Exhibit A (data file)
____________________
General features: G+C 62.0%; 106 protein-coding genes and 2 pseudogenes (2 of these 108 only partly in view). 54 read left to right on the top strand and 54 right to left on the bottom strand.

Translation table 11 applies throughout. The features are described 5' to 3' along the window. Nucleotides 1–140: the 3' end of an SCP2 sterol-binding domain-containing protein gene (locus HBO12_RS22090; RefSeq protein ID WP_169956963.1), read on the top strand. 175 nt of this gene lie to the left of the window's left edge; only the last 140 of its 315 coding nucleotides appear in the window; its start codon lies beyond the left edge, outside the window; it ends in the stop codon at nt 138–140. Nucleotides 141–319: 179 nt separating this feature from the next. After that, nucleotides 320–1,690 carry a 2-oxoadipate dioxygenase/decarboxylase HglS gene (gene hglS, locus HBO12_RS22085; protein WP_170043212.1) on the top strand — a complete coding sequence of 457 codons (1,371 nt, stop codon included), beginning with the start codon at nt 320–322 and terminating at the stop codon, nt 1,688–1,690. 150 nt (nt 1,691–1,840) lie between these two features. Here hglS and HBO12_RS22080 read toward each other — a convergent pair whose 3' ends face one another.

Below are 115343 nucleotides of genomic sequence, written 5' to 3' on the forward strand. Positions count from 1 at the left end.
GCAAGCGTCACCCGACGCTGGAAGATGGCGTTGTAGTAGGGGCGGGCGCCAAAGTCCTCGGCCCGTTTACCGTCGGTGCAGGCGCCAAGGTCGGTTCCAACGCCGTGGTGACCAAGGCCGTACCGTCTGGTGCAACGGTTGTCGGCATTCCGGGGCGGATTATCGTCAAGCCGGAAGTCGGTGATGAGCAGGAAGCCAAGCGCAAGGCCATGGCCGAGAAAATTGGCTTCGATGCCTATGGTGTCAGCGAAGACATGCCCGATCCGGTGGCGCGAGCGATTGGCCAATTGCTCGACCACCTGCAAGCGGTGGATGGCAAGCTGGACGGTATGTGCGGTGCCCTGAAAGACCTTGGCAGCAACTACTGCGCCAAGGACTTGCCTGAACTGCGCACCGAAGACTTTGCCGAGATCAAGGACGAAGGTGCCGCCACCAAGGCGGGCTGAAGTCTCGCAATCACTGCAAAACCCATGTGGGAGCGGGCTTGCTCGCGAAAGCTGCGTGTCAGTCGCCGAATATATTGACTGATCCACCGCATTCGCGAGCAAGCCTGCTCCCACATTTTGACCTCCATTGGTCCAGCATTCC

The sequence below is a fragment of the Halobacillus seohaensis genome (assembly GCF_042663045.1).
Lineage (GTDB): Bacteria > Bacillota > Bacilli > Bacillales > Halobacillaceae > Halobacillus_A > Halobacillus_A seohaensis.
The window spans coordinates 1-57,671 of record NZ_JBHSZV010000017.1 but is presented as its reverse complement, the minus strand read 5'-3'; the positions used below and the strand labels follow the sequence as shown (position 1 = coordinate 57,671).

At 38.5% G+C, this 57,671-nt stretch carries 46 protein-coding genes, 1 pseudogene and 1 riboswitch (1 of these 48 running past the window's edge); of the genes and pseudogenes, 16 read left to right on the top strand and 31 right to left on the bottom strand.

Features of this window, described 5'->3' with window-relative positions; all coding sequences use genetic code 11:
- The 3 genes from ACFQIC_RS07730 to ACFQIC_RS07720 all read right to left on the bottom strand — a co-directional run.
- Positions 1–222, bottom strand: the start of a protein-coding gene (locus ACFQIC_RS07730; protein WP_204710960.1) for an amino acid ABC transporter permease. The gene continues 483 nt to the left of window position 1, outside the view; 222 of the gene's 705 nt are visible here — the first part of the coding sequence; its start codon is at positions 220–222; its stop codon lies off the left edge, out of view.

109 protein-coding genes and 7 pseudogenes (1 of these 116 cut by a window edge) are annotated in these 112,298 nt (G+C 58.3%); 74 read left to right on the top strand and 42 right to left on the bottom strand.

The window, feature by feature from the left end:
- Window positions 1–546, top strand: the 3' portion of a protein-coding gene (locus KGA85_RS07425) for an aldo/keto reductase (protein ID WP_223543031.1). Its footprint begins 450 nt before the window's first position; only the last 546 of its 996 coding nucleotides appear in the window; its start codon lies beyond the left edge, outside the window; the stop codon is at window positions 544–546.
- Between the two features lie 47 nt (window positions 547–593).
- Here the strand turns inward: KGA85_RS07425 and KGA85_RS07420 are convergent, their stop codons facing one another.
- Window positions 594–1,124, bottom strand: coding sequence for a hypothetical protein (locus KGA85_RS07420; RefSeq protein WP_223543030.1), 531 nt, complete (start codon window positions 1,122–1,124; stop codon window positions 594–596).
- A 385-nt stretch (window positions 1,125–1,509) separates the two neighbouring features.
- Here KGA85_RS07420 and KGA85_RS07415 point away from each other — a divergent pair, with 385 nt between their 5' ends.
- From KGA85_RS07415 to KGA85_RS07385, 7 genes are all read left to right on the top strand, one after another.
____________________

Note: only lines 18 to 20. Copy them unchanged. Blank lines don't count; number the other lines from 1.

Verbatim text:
- A 385-nt stretch (window positions 1,125–1,509) separates the two neighbouring features.
- Here KGA85_RS07420 and KGA85_RS07415 point away from each other — a divergent pair, with 385 nt between their 5' ends.
- From KGA85_RS07415 to KGA85_RS07385, 7 genes are all read left to right on the top strand, one after another.